The process of refining what those settings should be normally seems to be done simply as trial-and-error, which can get very frustrating! Luckily, one part of the OpenAPS project is Autotune, a system that can run on historical data covering blood sugar, carbs and insulin and recommend changes to those ratios and basal rates based on hard data. Definitely much more appealing to my analytical nature!

The problem is, as a Windows and AndroidAPS user, I found it pretty difficult to use. The details of the ratios and basal rates currently in use weren’t stored in the format that Autotune was expecting, and I had to go back to the documentation each time to work out the format it needed and the details of the command line I had to run. I also had to run it on a Linux VM, just making it that bit more difficult and meaning I only ran it infrequently rather than as a regular process.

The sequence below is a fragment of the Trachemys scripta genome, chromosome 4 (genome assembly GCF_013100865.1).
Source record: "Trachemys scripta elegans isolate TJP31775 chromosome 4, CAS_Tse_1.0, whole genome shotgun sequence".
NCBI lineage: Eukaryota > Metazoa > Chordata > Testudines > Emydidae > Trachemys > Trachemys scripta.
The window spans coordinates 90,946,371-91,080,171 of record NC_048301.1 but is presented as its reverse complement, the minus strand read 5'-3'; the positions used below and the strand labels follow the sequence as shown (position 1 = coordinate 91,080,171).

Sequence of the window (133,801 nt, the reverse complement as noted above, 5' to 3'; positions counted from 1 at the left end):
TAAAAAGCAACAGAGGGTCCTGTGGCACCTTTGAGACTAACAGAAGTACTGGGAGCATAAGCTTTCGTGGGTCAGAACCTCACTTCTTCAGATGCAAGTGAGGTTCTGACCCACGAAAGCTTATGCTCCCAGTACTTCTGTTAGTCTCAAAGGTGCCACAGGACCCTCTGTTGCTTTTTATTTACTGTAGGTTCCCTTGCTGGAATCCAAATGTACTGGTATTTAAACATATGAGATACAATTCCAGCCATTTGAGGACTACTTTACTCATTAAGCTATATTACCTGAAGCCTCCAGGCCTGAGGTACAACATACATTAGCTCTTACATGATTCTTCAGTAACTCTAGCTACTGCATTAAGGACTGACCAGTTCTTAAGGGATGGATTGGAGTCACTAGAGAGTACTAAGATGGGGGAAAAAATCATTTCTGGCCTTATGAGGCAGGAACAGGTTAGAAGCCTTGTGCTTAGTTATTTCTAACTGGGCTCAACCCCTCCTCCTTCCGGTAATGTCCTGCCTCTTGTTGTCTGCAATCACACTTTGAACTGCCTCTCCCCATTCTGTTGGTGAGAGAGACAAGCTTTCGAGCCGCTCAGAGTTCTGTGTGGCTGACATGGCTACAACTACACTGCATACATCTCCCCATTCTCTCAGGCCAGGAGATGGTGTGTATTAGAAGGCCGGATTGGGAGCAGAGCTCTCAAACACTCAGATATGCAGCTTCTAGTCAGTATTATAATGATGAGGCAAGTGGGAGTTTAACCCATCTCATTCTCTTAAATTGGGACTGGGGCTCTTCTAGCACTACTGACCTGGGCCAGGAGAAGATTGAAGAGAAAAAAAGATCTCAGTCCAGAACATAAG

To try and make the process simpler for me, and hopefully for others in a similar situation, I started the AutotuneWeb project to:

  1. Automatically convert the profile information stored in Nightscout to the format required by Autotune
  2. Give me the command line details to run, and even,
  3. Run the command for me on my Linux VM and email me the results

I’ve been through a few iterations on how to get this to work, so in Part 2 I’ll run through the various parts that make up this system and how I’ve currently got it running in Microsoft Azure for minimum cost.